Generalists vs. Specialists


I’ve been thinking a lot about the difference between generalists and specialists lately. As I think about my own future, I wonder what I need to do to keep progressing.

A while ago, I ran across the idea of a generalist. Puttylike is a website for “multipotentialites”, or people who have the capacity to be awesome at whatever they put their mind to. Multipotentialites are the most extreme form of generalists…their passions ebb and flow as they move from one interest to the next, often coming *close* to mastery but jumping ship as soon as they no longer feel challenged or purposeful. Finding a community of like-minded multipotentialites was a great experience and I frequently check in to see what they’re up to. You find a lot of freelancers in that lot because freelancing gives people the ability to jump from project to project, interest to interest.

Even though I work for a public organization, my generalist tendencies shine through. I started in a technology support role, took over a transportation department (while keeping many tech responsibilities), and have since added in emergency management work, phone maintenance, and business office tasks. I’m the classic jack-of-all-trades, and it’s gotten me far in a short amount of time.

In a recent conversation about my future in the organization it was made clear to me that the highest achievers where I work are “scholars” and “practitioners”. It took a while for me to comprehend what that meant…but I think the key points are that a scholar knows stuff, and a practitioner does stuff. A scholar and practitioner is a subject matter expert and exemplifies the best practices that they have learned. But, bringing this post full-circle, it is extremely hard for a generalist to be a scholar-practitioner. A generalist’s tendency is to get really good at something (but not perfect) and then move on, while a specialist’s tendency is to become a scholar-practitioner – to become *the* expert in the field, and to *do* it for an entire career.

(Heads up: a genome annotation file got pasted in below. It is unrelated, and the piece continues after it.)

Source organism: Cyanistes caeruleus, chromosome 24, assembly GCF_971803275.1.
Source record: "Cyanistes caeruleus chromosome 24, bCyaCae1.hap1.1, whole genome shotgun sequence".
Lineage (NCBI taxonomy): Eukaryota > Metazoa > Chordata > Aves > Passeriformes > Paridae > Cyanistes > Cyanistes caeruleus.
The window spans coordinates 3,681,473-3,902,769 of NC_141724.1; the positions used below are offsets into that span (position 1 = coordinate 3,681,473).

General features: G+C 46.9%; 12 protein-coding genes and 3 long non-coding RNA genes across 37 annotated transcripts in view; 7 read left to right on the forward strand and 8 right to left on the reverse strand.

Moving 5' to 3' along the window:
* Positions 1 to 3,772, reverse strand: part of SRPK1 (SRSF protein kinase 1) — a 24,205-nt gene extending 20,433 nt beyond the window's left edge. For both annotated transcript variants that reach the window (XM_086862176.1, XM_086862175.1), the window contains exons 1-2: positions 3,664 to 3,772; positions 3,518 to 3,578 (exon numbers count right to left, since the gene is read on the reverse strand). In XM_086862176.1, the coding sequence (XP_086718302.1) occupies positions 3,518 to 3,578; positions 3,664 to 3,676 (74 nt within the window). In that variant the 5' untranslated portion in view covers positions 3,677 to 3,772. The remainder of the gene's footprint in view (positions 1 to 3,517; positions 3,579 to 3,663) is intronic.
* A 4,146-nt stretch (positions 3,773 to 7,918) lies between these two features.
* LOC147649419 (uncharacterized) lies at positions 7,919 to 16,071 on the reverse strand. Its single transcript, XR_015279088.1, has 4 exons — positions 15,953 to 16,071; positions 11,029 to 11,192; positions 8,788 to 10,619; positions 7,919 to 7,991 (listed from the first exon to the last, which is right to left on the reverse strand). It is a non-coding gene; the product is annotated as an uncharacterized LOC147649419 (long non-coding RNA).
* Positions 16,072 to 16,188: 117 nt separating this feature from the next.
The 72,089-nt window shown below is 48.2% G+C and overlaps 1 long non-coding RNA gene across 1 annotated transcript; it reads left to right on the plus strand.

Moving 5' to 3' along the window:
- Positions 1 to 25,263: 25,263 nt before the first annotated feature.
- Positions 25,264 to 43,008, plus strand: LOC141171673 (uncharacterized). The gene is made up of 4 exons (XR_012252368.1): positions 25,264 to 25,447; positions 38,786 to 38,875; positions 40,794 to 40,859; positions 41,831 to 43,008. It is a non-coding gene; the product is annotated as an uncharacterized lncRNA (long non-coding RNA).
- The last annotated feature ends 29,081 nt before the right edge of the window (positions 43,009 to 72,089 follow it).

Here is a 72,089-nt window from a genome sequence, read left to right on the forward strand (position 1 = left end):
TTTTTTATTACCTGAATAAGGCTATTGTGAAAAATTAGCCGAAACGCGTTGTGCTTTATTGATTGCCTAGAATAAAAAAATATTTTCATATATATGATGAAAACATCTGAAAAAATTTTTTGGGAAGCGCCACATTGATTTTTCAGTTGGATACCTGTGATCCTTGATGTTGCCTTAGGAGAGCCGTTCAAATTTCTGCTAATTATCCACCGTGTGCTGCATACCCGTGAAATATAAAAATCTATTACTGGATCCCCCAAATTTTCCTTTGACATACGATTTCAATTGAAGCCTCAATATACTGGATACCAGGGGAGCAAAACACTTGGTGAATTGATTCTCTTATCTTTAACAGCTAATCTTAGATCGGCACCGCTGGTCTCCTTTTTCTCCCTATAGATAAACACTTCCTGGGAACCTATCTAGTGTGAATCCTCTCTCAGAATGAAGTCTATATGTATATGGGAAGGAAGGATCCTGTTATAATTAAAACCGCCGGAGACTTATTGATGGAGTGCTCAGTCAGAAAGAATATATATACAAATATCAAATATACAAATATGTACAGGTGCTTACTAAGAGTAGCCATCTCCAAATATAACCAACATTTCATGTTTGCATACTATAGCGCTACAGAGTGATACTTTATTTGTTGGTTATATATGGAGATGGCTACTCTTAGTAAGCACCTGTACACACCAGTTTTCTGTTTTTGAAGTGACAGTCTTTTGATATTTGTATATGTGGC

As I read more and more on the subject of specialists and generalists I found an article written by Lev Kaye on LinkedIn about the future of the two types of workers:

Two types of people will own the future: Generalizing-Specialists and Specializing-Generalists. Imagine you hired a Specialist who was great at one particular function, and over time you found out he or she was also good at handling a broader range of duties, and eager to grow? You’d be thrilled, and you’d want to work with that person a long time. Now imagine you had in your organization a Generalist who wore multiple hats and could handle a range of duties, but who also spent time acquiring greater proficiency in certain specific skills? You’d be equally thrilled, and you’d want to work with that person a long time.

Let’s call the first person above a Generalizing-Specialist, and the second person a Specializing-Generalist. Each person starts out as one type, but realizes he or she needs to become the other type as well. I’ve hired and managed each of these hybrid types, and if you’re lucky, so have you. These people tend to be the MVP’s of their organizations – the people everyone deeply appreciates, no matter how junior or senior their roles. Hopefully you’ll recommend them for promotions (although their shoes are hard to fill) and likely you’ll lose sleep over your fear that they’ll jump to another organization.

How did these people become MVP’s? They made themselves that way. Starting out as either ‘broad’ or a ‘deep’, they sought opportunities to learn more, either horizontally or vertically, and in so doing, increased their value significantly.

So, according to Kaye, the key to progression for me will be to become a Specializing-Generalist – to continue wearing all those hats, but to focus on one or two things and master them. Become a scholar-practitioner in those particular fields. That’s the key to getting ahead in my current organization, anyway. I thought Kaye’s description of these hybrid workers is on point. They are the MVPs (I have no problem saying that about myself, I think my work is excellent!) and in some ways I have already started making the transition from broad to deep in a few areas. I travel the state teaching transportation courses, I’m able to teach others about emergency management, etc. I am on my way to becoming a scholar-practitioner in several fields, but I certainly have a long way to go.


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